There’s been a lot of talk of late about how rave culture’s generations interact and intersect. At CTM Festival in Berlin, a line-up of radical, nonconformist electronic artists from across Africa, Latin America and Asia smashed up convention, mixing pop and avant garde, making startlingly futurist sounds and building a strong network of festivals and promoters to boot. A friend I ran into there rhapsodised wildly about how this was a complete break with tradition, and all that came before was now irrelevant. Yet the very same week, The Black Madonna and Twitch from Optimo were enthusing on Twitter about how healthy the club scene is right now, The Black Madonna making specific reference to “the young folks and more seasoned folks sharing space and ideas”. And a recent Vice article had bemoaned ageism in clubs: the fact that older people, especially women, often didn’t feel welcome as punters or DJs. And this all came at the exact time I was putting the finishing touches to my book BASS MIDS TOPS, a collection of interviews that looks at how the sounds, values and ideas of soundsystem music have been passed down through UK pop and underground culture over the past half century.
Which is more important, though – reinvention or continuity? After all, the purity of scenes that are created for and by youth, with all the energy and absolutism that goes with that, is something special. Whether it’s the teenagers excluded from UK garage who turned their youth clubs into moshpits as they invented grime, or kids in bedrooms across the world cooking up ever more mind-warping memes and post-vaporwave electronic sub-genres that only make sense with total immersion in cultural reference points from K-pop, Cartoon Network and dark web research chemicals, some things absolutely don’t need the input of old farts. There’s a stupendous thrill that comes from hearing kids from Shanghai or Sao Paulo, Jakarta or Johannesburg, smashing together extreme electronics with pop and local sounds with zero respect for the canons and hierarchies of the past.
But at the same time, The Black Madonna is right. In the space of house-techno-rave that she’s operating in, it’s incredible to have people like her and Honey Dijon, Optimo and Harvey and all the other battle-hardened vets right in the thick of things, bringing the weight of decades of experience to bear on the dancefloor and sharing that with the young guns they play next to. Each new generation that discovers the joys of Kerri Chandler or Photek or Chris & Cosey re-ignites the power of their music.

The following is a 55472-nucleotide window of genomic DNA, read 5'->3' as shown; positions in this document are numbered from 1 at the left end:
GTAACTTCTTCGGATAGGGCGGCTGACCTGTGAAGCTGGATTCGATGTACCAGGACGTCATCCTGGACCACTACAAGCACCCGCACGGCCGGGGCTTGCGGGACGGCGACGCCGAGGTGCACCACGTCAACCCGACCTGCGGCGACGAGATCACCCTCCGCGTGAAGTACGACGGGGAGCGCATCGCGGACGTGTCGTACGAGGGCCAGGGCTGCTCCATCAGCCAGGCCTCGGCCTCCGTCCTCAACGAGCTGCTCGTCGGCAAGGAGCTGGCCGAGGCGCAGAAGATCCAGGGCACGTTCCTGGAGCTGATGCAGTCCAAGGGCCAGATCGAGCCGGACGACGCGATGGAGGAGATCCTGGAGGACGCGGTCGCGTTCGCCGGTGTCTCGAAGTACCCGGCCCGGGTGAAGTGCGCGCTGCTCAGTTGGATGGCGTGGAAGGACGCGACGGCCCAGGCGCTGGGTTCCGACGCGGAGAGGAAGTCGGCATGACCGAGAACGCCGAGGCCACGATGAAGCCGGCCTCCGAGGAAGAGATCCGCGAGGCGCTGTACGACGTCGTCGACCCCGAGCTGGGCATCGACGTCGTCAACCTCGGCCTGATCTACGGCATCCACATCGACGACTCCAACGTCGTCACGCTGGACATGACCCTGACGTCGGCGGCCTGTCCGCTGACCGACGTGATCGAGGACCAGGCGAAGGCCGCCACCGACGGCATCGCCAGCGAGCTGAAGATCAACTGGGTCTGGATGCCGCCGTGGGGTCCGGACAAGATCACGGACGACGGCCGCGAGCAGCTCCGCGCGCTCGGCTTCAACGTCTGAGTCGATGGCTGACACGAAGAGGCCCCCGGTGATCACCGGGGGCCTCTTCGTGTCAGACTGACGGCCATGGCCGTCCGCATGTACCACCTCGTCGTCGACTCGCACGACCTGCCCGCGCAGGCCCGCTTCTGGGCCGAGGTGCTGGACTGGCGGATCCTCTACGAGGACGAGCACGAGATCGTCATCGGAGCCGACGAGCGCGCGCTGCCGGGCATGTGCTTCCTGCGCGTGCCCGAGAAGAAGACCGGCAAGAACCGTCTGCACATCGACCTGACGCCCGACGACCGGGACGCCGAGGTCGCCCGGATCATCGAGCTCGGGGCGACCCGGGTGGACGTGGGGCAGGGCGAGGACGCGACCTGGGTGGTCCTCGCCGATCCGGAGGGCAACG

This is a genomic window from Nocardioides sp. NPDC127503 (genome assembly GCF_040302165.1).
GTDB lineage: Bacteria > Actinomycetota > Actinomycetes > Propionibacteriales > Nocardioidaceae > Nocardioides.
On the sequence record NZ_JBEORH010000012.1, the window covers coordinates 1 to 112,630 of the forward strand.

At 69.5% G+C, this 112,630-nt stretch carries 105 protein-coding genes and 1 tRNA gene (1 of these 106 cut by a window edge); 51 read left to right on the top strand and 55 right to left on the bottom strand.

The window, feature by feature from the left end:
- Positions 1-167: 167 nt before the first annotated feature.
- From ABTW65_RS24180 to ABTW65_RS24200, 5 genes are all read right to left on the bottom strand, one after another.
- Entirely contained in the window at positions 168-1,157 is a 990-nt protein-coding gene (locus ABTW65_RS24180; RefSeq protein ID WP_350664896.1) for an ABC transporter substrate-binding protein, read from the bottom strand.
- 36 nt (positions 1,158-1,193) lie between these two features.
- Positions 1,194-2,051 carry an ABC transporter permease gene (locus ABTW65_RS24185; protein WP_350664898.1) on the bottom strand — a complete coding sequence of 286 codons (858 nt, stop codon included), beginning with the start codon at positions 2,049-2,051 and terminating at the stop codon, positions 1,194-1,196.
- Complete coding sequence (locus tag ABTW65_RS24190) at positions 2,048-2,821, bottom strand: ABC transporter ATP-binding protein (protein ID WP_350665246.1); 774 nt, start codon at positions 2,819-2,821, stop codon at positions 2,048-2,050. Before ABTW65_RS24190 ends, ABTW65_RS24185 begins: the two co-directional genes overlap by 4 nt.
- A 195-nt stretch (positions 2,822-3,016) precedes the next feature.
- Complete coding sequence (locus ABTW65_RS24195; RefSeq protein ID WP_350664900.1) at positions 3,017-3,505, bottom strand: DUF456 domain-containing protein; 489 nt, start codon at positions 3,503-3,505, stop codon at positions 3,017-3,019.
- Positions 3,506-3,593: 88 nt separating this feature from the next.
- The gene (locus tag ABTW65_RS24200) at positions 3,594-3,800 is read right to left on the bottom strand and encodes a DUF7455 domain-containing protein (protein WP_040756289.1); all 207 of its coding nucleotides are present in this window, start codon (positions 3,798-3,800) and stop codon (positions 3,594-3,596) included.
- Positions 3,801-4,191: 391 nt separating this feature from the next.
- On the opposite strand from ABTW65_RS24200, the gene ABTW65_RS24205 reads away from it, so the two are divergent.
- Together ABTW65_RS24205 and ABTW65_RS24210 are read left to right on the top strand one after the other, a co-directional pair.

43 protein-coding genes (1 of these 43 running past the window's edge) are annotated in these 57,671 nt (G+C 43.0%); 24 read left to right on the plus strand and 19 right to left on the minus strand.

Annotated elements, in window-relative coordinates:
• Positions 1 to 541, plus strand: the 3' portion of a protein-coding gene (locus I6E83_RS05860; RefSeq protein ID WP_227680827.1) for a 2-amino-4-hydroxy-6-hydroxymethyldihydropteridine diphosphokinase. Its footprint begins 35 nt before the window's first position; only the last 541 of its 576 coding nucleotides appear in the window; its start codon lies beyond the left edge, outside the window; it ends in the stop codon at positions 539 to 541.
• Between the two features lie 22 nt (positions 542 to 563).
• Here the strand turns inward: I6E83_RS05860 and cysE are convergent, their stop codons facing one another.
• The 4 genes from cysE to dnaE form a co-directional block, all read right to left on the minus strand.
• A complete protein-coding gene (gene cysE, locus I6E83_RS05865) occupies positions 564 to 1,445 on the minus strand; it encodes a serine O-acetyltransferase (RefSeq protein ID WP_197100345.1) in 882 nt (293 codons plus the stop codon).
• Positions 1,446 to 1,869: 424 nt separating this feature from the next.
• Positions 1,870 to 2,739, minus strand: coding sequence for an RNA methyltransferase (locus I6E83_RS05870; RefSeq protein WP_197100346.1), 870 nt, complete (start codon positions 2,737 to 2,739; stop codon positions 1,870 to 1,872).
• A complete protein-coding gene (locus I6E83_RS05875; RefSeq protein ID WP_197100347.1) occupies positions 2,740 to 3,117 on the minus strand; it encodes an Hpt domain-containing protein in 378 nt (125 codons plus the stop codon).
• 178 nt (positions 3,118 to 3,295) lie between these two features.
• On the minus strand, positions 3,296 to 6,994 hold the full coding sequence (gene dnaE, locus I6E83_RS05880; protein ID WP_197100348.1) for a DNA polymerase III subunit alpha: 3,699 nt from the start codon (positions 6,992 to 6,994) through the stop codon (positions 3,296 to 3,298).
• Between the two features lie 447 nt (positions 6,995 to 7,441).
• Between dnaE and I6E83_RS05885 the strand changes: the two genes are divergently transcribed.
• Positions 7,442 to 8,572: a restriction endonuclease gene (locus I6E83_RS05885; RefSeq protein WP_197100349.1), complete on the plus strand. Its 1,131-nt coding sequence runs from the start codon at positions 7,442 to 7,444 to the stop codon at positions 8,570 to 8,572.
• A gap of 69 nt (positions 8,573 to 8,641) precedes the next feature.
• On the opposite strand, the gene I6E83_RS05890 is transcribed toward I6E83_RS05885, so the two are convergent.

In writing my book, I’ve found myself constantly reminded that the basic principles of the way people gather and interact around soundsystems have been passed down hand to hand from the days of dub and post-punk all the way through rave, jungle, garage, dubstep and on to the newest mutations. You see it constantly in raves and releases, whether it’s Mala hooking up with Dubkasm, Congo Natty and Jah Shaka for a dub festival, or Pinch and Peverelist teaming up to mine the archives of their fellow Bristolians Smith & Mighty. And on a deeper level, doesn’t it feel good to know our culture is built into the fabric of overlapping generations? It’s our folk culture, and our way of being and moving and interacting ensure that it remains valid through the decades.
Perhaps predictably, we need a little of both. A wise man once said, “everything ain’t for everybody” and neither should it be. For all that raving should have inclusivity as a core value, if it becomes too safe or too predictable, something is lost. It’s vital to have things that are too loud, too weird, too alien, too shocking for anyone but the hardcore. It’s important for micro-scenes to be able to form in isolation or in opposition to establishments. Not everyone wants their nan or nephew next to them when they’re lost in a dancefloor moment, right? Yet that sense of dance music as something bigger than all of us, as something unifiying – “we live as one family” and all that gubbins – is still compelling.
That’s the glory of a culture that’s grown from the dancehalls of Jamaica and the loft parties of New York into a globe-conquering entity, one that’s still growing and still changing. It is a musical family. And whether or not all branches or generations of that family are getting along famously at any given moment, that’s something very much worth remembering and celebrating.
Joe Muggs is a freelance writer, follow him on Twitter
Tiago Majuelos is an illustrator and animator, follow him on Instagram